Thaler & Thaler
Late in October of 2017 the news that the year’s’ Nobel prize in economics was to be awarded to University of Chicago Professor Richard Thaler definitely caught us off guard: just a week before the decision was made public, while taking part in an ICO workshop we announced our project — the Thaler.One fund and Thaler token: an easily convertible cryptocurrency with an underlying value guaranteed by international property assets. Confessions time: when selecting the name, in early September, we wanted to reference the historic Thaler (or Taler), a European coin that had a fixed weight in sterling silver and was in its day accepted as one of the first international means of payment.
Truth be told, we were somewhat ignorant of Richard Thaler’s extensive research on behavioral economics. Immediately after the Swedish Central Bank made the announcement we knew that it begged the inevitable question: so, did you guys choose the name on purpose, or what? And, as a follow up: so, what was the underlying meaning? The honest answer to the first question would be ‘no’ — this proved to be one of those strange if not unfortunate coincidences. Personally I took it as a sign that we were on the right track — a conclusion that, in line with Richard Thaler’s research, can be labeled as ‘irrational’. Still, it made us think whether a connection could be made between his body of work, especially the ‘nudge’ concept, and our task at hand: the successful introduction of our Thaler security token during the upcoming token generation event (TGE). In short: we think a connection there is.
In their groundbreaking book ‘Nudge: Improving Decisions about Health, Wealth, and Happiness’, published in 2008, Richard Thaler and co-author Cass R. Sunstein put forward the idea that people can be incentivised to make smarter choices without taking away their freedom of will, our basic right to decide for ourselves. The trick is that the ‘smart moves’ must be the ones we are offered by default, like when healthy foods are made more visible in stores and cafeteria and junk food is kept out of site in harder-to-reach places. In this instance the consumer can still select any food he or she wants but is nudged towards the healthier choice. And Thaler’s research proves that many will seize on the opportunity to make the right move though, of course, there will also be those who go for the nachos. After all, few people get a midnight craving for celery sticks. The same principle of influencing choice architecture — the ways in which choices can be presented to consumers while influencing decision-making — is also applicable to economic behaviour.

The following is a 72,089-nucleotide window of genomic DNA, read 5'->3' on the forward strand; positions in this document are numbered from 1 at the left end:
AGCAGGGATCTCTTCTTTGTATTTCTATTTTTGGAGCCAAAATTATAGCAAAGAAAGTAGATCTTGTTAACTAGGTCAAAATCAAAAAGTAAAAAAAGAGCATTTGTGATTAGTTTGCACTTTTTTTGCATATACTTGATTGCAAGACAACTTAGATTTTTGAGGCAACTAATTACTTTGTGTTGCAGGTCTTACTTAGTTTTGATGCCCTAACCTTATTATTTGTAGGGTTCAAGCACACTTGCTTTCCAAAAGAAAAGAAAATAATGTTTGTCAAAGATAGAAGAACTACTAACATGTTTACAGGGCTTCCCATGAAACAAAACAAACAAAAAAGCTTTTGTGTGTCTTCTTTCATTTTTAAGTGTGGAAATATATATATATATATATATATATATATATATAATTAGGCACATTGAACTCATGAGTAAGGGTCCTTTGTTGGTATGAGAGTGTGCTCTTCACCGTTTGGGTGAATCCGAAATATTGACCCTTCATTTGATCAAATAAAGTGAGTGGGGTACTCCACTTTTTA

One of the conclusions originated by Richard Thaler as part of his ongoing study of less-than-rational behaviour in real-live human beings (as opposed to the ‘rational human robots’ of classical economic theory) is that we will continue to see the decline in the average IQ in economic decision making in the foreseeable future. If one takes a closer look at the rollercoaster ride the valuation of Bitcoin has enjoyed since early 2017 one can come to the conclusion that the future is now. What other way to explain the reason people persist in trying to inflate the price of an asset with no guaranteed redeemable value? Saying that this is due to plain ‘greed’, one of the foremost human emotions, just doesn’t cut it, nor does the hypothetical assumption that this is due to increased demand from traders in illicit goods. The stock market has for decades offered an attractive playing field for greedy risk-takers, while providing at least one advantage: even the worst stock or bond has a liquidation value. If — or when — most of today’s cryptocurrencies fall & fail it will be in complete meltdown mode.
While this thesis is not really up for debate, most people will probably continue to play along with the not quite rational hope that they’ll be able to get off the rollercoaster before it comes crashing down… There are those who believe that the value of cryptocurrency will continue to grow indefinitely, can it? Money is just a means of investing, not a long-term investment in itself. And wishful thinking multiplied by speculative fervour (AKA ‘blind greed’) rarely produces good results. The real-life application of Richard Thaler’s research has proven that we can also be ‘nudged’ towards a pattern of more rational behavior. To accomplish this, we need to be offered a better choice by default. The Thaler.One team believes that digital shares backed by tangible assets, including the Thaler token we plan to issue, is the choice for a smarter future — one in which investors’ decisions are not entirely determined by speculation on an unregulated market. We won’t go so far as to try and guess who will win this year’s Nobel in economics but it’s a safe bet that he won’t be named ‘Joe Bitcoin’.